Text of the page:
SAN FRANCISCO (KRON) — It’s the embrace felt around the world.
International superstar Carlos Santana and his long-lost friend — and former bandmate — Marcus “The Magnificent” Malone, were reunited after 40 years over the holidays.
It all started on Dec. 9. when Marcus, a homeless man, became part of KRON 4?s Stanley Roberts’ People Behaving Badly story about illegal dumping in an Oakland neighborhood. Stanley was capturing footage as Marcus was rummaging for valuables.
During the shoot, Marcus told Stanley that he was a landscaper and a music composer. He also revealed his connection to a Bay Area music legend and Rock and Roll Hall of Famer, Carlos Santana.
KRON 4?s Stanley Roberts sat down with Marcus for an exclusive one-on-one interview to learn more about the legendary percussionist who has been homeless for nearly to 30 years.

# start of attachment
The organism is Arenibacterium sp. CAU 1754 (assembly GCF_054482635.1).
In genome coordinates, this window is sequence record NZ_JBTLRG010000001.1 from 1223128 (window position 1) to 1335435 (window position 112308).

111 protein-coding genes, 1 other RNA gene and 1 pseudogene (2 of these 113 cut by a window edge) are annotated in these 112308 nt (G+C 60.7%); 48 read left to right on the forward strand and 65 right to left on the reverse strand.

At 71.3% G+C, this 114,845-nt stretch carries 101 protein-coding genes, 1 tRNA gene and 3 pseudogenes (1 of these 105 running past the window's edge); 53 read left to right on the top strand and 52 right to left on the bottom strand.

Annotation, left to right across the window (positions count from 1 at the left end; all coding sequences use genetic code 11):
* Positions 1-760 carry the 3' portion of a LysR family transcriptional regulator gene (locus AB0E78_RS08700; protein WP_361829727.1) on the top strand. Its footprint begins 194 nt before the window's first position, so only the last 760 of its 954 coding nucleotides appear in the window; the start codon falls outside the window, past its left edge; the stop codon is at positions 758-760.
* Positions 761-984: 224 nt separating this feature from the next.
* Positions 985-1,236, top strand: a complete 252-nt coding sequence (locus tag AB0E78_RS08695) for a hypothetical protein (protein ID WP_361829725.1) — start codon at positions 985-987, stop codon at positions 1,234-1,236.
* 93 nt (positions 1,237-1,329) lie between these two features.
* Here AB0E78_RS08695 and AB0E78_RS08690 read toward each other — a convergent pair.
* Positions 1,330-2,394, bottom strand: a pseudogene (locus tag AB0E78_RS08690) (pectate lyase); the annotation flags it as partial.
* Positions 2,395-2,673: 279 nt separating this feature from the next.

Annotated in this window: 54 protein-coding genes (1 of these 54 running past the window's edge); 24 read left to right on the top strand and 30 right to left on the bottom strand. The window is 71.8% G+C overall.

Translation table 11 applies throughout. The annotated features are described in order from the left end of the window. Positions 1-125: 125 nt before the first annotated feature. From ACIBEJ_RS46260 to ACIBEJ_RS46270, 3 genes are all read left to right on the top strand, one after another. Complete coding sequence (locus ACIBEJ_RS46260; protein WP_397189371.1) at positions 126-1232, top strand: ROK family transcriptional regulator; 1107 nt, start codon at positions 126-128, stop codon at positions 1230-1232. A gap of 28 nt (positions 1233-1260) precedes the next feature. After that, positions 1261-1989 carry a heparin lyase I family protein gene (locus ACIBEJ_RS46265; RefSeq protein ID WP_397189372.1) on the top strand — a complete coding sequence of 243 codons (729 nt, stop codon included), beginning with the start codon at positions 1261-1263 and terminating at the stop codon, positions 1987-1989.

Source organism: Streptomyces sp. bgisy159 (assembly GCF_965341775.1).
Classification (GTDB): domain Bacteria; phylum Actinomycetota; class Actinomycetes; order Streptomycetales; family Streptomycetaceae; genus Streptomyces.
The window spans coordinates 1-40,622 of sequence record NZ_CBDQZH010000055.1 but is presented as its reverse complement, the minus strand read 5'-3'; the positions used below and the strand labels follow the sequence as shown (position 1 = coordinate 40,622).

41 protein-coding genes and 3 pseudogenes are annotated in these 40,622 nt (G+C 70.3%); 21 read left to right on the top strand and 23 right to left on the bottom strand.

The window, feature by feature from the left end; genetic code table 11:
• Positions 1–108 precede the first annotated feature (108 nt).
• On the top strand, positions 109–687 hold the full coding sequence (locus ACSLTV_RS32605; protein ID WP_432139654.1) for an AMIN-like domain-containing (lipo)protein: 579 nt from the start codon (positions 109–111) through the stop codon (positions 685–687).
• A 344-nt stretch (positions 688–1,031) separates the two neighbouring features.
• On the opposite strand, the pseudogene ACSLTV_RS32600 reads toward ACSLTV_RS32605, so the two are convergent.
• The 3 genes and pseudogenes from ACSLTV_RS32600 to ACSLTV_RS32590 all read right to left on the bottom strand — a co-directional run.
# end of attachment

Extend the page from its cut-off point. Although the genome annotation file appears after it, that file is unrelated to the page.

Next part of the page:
STANLEY: Who is Marcus?
MARCUS: Well, Marcus is just a person just trying to make it happen in life, prosper, successfully, hopefully. Staying true to what I’m trying to create in music and anything else that I do.
STANLEY: I’ve had small bouts of homelessness but I’ve had homelessness to the level you reached. What is that like?
MARCUS: Homeless is a constant day-to-day struggle on trying to keep food in your body, keep your health up. Cold nights. Sleeping outside. Sleeping in parks in different, old cars, or wherever you can find shelter.
It’s a very lonely and painful thing sometimes.
If you’re in a place that’s considered as private property or something, people might approach with a lot negativity. “Get out of here, You don’t belong here, We’re going to call the police or what have you.
To go through life listening to something that you created on the radio in different places that I was, even in cars passing by, I would hear my music.
STANLEY: What’s that like? You’re sitting there and you hear cars go by and you hear your music playing and you can’t do anything about it.
MARCUS: I can’t do nothing about it. And I’d say to different people when it was a situation to where people around me that I knew and was familiar with and I’d say, “Man that’s my song!”
And they would go, “Man, are you crazy? That’s Santana!”
I’d say, “Man, I was with that band from the very day 1.”
The interview turned out to be blast from the past and a peek at the future